A 72-year-old area man has admitted to taking elaborate steps to avoid paying hundreds of thousands of dollars in taxes on a $1.5 million business commission and failing to file federal tax returns for several years.
Greenwich resident Richard Josephberg pleaded guilty in federal court in Manhattan to one count of tax evasion and three counts of willful failure to file tax returns. He was also ordered to pay $1,275,624 in restitution to the IRS and New York State Department of Taxation and Finance.
Southern District of New York U.S. Attorney Geoffrey Berman said that in pleading guilty, Josephberg admitted that he deliberately evaded the assessment of hundreds of thousands of dollars in federal income taxes by fraudulently reporting a 2011 commission of approximately $1.5 million as a long-term capital gain, which was taxed at a much lower rate than ordinary income. In addition, he admitted that he willfully failed to timely file any tax returns for the calendar years 2013 through 2015.
Late in 2010, Josephberg began working for an investment firm in Manhattan. Through the owner of that firm, Josephberg went on to secure a second, commission-based arrangement with another investment firm, which agreed to pay him a commission of approximately 15 percent of any profit generated on deals that originated through Josephberg. For brokering one such deal, Josephberg was entitled to commission payments totaling approximately $1.57 million in 2011.
After receiving payments totaling approximately $35,725 in his own name of that commission, Josephberg directed the firm to issue the remaining commission to a newly formed nominee corporate entity titled “Almorli Advisors Inc.,” where $1.53 million into a bank account in that name.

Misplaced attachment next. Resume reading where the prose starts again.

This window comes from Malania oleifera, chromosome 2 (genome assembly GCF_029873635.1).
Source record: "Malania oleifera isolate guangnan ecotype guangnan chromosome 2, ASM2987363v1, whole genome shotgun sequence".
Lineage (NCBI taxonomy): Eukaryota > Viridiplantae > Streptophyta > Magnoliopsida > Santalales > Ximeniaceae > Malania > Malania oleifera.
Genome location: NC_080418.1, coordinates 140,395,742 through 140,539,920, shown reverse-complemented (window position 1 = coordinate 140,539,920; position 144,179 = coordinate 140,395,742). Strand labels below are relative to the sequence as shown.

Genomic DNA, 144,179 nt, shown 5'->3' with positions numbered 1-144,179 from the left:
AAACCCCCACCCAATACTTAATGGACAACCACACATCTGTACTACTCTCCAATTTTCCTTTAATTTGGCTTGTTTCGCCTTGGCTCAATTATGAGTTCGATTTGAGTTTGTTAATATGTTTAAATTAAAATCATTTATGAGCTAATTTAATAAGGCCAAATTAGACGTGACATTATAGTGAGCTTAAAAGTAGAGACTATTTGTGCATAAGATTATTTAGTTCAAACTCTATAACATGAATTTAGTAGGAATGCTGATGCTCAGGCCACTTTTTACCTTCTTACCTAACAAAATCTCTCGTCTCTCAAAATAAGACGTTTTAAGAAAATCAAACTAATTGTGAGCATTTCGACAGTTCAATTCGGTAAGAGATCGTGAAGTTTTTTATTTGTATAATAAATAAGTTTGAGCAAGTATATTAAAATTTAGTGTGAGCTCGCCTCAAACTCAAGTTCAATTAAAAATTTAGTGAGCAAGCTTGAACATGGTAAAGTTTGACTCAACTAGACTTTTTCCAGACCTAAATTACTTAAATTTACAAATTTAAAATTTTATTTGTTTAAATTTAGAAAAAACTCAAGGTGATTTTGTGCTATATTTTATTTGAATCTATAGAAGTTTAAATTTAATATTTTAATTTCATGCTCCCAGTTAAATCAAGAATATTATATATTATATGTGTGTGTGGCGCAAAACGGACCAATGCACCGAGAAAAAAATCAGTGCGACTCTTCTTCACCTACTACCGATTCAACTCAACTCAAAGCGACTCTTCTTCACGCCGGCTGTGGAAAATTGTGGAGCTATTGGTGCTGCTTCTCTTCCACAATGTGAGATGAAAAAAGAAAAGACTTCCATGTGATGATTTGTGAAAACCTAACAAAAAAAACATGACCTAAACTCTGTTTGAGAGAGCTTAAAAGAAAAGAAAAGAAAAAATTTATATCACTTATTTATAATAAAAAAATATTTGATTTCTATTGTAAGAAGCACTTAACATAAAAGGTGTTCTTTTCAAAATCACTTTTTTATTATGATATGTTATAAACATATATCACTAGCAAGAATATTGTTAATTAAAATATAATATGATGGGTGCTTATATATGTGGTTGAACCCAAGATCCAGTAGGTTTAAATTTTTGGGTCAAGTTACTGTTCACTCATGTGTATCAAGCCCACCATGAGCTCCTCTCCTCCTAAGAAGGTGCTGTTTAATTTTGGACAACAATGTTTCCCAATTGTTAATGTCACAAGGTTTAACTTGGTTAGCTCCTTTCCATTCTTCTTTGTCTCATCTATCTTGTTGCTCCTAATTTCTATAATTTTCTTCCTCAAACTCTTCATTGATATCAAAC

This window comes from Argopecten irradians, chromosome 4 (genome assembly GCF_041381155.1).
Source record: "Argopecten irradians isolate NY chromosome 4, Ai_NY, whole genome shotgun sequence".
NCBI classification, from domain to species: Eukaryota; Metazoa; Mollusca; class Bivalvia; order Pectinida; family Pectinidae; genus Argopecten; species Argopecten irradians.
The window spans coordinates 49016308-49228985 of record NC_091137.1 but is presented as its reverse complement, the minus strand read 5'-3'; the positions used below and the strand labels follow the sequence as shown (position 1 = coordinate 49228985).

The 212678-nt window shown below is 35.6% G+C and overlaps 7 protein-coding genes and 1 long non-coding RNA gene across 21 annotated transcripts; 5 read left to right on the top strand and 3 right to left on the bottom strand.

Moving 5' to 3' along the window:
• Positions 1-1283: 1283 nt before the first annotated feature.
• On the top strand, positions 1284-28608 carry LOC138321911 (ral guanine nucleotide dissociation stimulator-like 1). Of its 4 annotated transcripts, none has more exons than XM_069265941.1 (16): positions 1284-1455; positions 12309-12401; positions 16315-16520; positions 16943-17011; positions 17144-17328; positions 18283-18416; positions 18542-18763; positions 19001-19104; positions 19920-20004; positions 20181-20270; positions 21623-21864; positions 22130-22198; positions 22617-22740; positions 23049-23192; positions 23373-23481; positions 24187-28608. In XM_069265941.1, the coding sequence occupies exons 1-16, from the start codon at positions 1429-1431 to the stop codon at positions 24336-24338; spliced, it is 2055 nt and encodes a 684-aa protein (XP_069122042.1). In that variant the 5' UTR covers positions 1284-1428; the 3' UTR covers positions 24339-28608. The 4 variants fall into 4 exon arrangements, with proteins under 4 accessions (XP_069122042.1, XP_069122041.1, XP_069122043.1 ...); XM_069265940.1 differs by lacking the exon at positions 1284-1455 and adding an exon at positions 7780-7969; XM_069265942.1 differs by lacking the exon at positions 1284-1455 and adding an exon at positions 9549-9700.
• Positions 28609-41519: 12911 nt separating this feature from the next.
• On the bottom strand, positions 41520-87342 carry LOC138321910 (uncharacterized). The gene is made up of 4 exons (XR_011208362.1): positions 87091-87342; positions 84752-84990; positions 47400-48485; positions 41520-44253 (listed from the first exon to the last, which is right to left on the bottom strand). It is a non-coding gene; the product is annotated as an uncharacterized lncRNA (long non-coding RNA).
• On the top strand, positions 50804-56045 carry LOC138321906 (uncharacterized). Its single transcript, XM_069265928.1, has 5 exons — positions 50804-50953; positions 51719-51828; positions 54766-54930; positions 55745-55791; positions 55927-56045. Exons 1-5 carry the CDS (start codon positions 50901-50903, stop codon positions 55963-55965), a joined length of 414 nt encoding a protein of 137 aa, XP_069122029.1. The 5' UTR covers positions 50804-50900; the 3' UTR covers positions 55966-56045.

In March the following year, Berman said that Josephberg took steps to avoid paying hundreds of thousands of dollars in federal income taxes by disguising and concealing the type of income he received from the commission. Josephberg allegedly had his accountant falsify documents and claimed the commission as a long-term capital gain, rather than ordinary income.
Berman said that Josephberg’s fraudulent misclassification of this income resulted in a reported tax liability that was hundreds of thousands of dollars lower than the true tax liability because individual long-term capital gains were taxed at a significantly lower rate than ordinary income.
Josephberg also allegedly engaged in a scheme to evade the assessment of federal income taxes between 2013 and 2016, when he failed to file to file any federal income tax returns until after the IRS contacted him in May last year.
“As he admitted, Richard Josephberg defrauded the IRS and evaded taxes by disguising more than $1.5 million in income as long-term capital gain,” Berman said. “He also admitted he failed to file tax returns for four years. Now Josephberg awaits sentencing for his multifaceted tax dodge.”
In pleading guilty, Josephberg will face a maximum term of five years in prison on the tax evasion charge and one year for each of the willful failure to file tax returns charges. Josephberg is scheduled to be sentenced on July 15.
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